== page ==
I have just returned from Berlin and the annual Council meeting of the International Network of Engineers and Scientists for Global Responsibility (INES). This is an organization much needed in our world, one that supports the ethical uses of science and technology for disarmament and sustainable development. The Nuclear Age Peace Foundation has helped to foster the work of this international organization since the inception of INES more than 15 years ago.

The meeting included an important presentation by Professor Guillermo Lemarchand from the University of Buenos Aires in Argentina on the extent to which scientific efforts are driven by large military research and development budgets. Lemarchand presented information on the close relationship between research and development funding and the exponential growth of the lethality of weaponry. During the 20th century the lethality (maximum number of casualties per hour that a weapon can generate) grew from about 100 at the beginning of the century to about six billion at the end of the century. The lethality growth of weapons in the 20th century was 60 million, and now encompasses the population of the planet.

Scientists may not be concerned with or even know the reasons why their basic research is being funded by military sources. The driving of academic research and development by military budgets is becoming pervasive at universities throughout the world, leading to the variant of the famous statement in President Eisenhower’s Farewell Address that some now find appropriate – the military-industrial-academic complex.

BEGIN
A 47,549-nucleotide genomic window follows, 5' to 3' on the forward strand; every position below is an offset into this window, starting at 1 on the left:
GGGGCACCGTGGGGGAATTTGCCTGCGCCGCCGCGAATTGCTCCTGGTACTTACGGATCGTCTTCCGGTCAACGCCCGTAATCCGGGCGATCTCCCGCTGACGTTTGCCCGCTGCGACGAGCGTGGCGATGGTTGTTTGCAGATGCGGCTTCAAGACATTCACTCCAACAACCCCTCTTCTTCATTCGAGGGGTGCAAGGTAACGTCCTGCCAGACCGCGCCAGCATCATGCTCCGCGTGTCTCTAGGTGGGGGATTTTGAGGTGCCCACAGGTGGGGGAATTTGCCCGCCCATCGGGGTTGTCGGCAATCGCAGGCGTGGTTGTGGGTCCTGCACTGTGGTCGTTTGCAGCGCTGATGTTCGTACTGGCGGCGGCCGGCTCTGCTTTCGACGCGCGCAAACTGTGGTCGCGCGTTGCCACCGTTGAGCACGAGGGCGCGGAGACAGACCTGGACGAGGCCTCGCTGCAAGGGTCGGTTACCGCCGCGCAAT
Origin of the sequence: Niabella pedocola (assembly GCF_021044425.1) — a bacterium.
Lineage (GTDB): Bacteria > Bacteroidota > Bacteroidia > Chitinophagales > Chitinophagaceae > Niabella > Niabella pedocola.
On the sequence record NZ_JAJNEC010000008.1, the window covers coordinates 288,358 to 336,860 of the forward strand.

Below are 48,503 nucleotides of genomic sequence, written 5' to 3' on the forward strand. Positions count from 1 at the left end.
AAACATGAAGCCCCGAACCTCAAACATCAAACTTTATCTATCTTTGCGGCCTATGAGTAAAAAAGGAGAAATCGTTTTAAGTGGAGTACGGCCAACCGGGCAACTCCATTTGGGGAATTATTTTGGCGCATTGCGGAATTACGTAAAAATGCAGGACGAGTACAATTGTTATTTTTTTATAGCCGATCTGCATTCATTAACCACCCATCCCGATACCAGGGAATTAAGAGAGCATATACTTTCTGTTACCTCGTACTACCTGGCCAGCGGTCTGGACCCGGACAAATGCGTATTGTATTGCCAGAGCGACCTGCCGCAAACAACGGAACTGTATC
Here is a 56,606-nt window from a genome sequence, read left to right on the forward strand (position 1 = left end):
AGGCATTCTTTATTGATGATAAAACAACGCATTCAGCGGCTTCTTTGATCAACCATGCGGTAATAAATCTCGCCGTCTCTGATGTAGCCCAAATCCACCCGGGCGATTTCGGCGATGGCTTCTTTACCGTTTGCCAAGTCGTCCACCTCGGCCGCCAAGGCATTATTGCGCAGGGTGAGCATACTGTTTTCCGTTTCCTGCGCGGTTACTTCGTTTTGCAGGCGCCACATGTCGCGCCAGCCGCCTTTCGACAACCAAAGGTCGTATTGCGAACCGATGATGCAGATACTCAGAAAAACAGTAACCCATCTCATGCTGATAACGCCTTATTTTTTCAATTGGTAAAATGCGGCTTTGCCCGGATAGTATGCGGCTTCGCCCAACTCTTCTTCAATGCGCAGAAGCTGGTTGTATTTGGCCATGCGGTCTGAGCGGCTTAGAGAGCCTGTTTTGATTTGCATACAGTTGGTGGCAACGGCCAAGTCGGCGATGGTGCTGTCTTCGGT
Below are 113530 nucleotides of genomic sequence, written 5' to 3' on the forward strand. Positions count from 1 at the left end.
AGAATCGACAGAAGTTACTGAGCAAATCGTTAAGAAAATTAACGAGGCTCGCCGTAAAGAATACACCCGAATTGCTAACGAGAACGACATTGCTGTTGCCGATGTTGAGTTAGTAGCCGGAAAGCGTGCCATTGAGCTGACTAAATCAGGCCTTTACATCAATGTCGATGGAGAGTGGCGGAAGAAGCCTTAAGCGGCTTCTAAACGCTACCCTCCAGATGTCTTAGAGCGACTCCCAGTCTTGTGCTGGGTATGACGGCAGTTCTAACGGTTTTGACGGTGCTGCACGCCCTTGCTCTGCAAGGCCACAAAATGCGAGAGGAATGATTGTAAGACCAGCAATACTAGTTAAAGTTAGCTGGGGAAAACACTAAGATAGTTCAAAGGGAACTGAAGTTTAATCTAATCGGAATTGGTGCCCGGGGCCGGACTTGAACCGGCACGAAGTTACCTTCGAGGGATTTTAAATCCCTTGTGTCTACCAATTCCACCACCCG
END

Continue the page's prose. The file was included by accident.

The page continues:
The University of California is an excellent example of a university providing research and development for military purposes. It provides management and oversight to the US nuclear weapons laboratories. Its funds for doing this come through the US Department of Energy, but the work of the nuclear weapons laboratories is largely secret and military in nature. Currently the labs are working on the Reliable Replacement Warhead, a new hydrogen bomb that the Bush administration hopes will replace every nuclear weapon in the US arsenal.

The management of the nuclear weapons laboratories by the University of California is just the tip of the iceberg of military involvement with universities around the world. According to the report by Professor Lemarchand, a physicist, the US military assigns officers to practically all areas of the world to seek out scientific researchers who may be helpful in furthering US military purposes. Too often military funding is the only source of funding available for academic researchers.

This can create a dilemma for professors, who are often under pressure to bring in research funding. On the one hand, they can accept funding from the military, and find themselves contributing toward new means of weaponization – an outcome they may find unethical. On the other hand, they can turn down offers of funding from the military and not be able to continue their research into basic areas of science that they find important.

There are many issues that confront scientists and engineers in today’s world. These include weapons of mass destruction, genetic engineering, biotechnology, global warming and climate change, food supplies and agricultural production, energy use and alternative energy development, and pollution and health issues. How does one approach such issues from the perspective of global responsibility?

First, global responsibility means working for the betterment of humanity. Practically this means using one’s talents and skills for constructive rather than destructive purposes. Second, it means speaking out, individually or collectively, against dangerous and destructive uses of science and technology. Third, it means putting the welfare of humanity as a whole ahead of the considerations of any one nation.

The Council members of the International Network of Engineers and Scientists for Global Responsibility are a dedicated group that is making its voice heard on the ethical uses of science and technology. If you would like to find out more about their work and become involved in it, visit them online at www.inesglobal.com.

David Krieger is the President of the Nuclear Age Peace Foundation (www.wagingpeace.org), and a leader in the global effort to abolish nuclear weapons.